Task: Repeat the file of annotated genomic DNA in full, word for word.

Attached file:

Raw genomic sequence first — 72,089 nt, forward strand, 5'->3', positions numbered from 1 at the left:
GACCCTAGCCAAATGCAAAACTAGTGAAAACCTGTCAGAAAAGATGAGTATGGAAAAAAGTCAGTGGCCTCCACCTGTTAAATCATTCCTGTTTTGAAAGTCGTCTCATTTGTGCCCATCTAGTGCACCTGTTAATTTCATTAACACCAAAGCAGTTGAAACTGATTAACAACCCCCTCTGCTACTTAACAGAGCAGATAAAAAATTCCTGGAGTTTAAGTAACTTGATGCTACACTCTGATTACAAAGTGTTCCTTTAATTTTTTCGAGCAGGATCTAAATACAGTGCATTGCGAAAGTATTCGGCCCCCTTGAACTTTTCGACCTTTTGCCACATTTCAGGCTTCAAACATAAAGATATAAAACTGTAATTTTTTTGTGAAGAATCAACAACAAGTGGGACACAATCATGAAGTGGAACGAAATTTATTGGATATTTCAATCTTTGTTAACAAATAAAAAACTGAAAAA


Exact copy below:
Raw genomic sequence first — 72,089 nt, forward strand, 5'->3', positions numbered from 1 at the left:
GACCCTAGCCAAATGCAAAACTAGTGAAAACCTGTCAGAAAAGATGAGTATGGAAAAAAGTCAGTGGCCTCCACCTGTTAAATCATTCCTGTTTTGAAAGTCGTCTCATTTGTGCCCATCTAGTGCACCTGTTAATTTCATTAACACCAAAGCAGTTGAAACTGATTAACAACCCCCTCTGCTACTTAACAGAGCAGATAAAAAATTCCTGGAGTTTAAGTAACTTGATGCTACACTCTGATTACAAAGTGTTCCTTTAATTTTTTCGAGCAGGATCTAAATACAGTGCATTGCGAAAGTATTCGGCCCCCTTGAACTTTTCGACCTTTTGCCACATTTCAGGCTTCAAACATAAAGATATAAAACTGTAATTTTTTTGTGAAGAATCAACAACAAGTGGGACACAATCATGAAGTGGAACGAAATTTATTGGATATTTCAATCTTTGTTAACAAATAAAAAACTGAAAAA